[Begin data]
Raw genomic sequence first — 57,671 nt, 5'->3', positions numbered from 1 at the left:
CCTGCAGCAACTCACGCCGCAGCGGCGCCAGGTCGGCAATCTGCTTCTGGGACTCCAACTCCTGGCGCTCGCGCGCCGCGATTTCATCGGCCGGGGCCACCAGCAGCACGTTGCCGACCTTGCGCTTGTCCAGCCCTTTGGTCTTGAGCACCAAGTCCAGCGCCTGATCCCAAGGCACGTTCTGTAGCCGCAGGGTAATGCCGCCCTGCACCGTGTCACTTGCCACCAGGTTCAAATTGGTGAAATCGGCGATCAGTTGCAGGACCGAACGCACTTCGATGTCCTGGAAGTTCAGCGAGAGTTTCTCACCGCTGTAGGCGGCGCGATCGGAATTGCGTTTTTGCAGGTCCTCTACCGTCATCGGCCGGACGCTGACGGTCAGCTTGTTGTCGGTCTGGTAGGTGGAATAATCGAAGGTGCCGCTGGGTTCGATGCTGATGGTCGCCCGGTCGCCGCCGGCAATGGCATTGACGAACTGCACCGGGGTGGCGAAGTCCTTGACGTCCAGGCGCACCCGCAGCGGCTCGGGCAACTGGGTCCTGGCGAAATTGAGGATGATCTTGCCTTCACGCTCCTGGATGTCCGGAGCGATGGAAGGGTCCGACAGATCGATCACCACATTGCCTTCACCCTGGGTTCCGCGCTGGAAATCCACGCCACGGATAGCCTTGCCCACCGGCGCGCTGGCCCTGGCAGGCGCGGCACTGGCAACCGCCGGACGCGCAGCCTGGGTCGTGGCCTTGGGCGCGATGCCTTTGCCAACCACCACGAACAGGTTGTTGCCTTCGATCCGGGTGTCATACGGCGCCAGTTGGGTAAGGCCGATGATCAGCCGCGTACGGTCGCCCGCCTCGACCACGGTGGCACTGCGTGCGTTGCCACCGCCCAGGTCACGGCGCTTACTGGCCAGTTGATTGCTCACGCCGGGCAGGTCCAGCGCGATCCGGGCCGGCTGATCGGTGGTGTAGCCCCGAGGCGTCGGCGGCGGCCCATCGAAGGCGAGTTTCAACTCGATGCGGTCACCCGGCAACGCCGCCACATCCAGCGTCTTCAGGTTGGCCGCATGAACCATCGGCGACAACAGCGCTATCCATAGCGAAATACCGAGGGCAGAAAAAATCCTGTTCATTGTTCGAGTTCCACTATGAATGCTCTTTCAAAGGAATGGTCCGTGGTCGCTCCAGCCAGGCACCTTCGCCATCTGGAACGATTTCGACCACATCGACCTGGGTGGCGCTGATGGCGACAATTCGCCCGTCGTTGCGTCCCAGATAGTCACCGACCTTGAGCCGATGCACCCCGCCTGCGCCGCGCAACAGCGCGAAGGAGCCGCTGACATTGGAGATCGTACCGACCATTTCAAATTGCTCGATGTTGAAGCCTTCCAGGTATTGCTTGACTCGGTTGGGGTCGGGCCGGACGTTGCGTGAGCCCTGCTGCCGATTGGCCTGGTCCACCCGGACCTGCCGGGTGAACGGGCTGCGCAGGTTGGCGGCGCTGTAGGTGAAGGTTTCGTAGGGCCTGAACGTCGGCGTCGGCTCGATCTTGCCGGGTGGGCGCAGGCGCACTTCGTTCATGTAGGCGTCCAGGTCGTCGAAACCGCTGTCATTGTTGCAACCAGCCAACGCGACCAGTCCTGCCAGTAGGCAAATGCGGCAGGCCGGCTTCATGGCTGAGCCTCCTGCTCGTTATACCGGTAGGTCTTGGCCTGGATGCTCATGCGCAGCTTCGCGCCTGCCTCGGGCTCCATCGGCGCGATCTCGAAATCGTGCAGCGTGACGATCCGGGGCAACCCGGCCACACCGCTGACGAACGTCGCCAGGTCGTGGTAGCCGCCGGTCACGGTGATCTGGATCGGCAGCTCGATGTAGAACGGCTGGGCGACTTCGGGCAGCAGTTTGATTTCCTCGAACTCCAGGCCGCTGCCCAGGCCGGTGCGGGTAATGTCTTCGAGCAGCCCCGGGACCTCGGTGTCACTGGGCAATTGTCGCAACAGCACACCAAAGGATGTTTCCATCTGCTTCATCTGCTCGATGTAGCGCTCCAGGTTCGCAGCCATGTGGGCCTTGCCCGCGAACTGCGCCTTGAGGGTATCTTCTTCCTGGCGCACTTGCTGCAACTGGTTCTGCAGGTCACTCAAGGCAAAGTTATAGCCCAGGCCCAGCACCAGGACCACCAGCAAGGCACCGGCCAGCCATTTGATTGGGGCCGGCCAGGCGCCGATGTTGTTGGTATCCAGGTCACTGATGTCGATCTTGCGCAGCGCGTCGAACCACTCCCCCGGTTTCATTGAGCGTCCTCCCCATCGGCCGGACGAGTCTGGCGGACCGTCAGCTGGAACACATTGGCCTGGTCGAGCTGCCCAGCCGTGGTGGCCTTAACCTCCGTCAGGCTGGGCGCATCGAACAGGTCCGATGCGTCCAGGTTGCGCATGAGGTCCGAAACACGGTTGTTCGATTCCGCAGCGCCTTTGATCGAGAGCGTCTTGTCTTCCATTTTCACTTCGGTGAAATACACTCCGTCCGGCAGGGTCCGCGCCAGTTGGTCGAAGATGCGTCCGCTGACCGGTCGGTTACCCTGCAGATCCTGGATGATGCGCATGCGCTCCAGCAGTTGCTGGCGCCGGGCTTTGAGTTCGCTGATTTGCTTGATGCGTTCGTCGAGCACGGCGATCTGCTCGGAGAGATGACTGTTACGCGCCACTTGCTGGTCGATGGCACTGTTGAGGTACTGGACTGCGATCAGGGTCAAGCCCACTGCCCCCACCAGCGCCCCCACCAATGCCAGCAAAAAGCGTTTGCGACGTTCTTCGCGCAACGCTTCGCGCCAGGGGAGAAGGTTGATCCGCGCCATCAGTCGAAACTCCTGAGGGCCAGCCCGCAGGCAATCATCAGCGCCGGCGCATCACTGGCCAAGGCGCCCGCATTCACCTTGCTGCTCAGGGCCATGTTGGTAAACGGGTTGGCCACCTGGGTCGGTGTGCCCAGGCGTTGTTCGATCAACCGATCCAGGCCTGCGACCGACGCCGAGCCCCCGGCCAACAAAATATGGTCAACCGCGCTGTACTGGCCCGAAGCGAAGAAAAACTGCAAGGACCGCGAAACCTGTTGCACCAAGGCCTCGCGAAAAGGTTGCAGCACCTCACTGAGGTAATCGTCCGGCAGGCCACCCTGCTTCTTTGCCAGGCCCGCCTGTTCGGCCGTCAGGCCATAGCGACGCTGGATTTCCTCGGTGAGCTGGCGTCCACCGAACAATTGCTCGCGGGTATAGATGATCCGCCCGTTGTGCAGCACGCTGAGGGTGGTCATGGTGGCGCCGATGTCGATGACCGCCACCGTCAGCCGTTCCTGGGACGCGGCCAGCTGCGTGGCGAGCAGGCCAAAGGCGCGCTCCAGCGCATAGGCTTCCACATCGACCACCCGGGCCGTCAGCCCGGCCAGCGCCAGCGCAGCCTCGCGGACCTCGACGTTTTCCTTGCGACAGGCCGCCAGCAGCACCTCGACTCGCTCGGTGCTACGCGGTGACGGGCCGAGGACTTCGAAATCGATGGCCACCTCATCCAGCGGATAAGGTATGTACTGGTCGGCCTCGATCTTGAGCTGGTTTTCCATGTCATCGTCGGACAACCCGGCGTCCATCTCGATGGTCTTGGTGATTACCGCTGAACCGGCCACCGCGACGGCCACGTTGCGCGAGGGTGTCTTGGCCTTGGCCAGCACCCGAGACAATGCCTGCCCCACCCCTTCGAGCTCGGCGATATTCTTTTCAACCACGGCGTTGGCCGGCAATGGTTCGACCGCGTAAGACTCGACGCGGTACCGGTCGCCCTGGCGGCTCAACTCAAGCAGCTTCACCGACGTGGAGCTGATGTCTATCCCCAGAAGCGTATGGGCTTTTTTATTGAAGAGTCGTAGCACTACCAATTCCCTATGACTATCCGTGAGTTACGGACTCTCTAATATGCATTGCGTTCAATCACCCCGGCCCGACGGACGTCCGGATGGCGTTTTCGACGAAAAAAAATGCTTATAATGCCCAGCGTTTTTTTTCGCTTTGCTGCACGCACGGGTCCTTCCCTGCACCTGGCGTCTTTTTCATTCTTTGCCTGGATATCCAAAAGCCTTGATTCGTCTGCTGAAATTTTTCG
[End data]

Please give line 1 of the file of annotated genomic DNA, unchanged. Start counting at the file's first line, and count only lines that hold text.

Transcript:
Raw genomic sequence first — 57,671 nt, 5'->3', positions numbered from 1 at the left: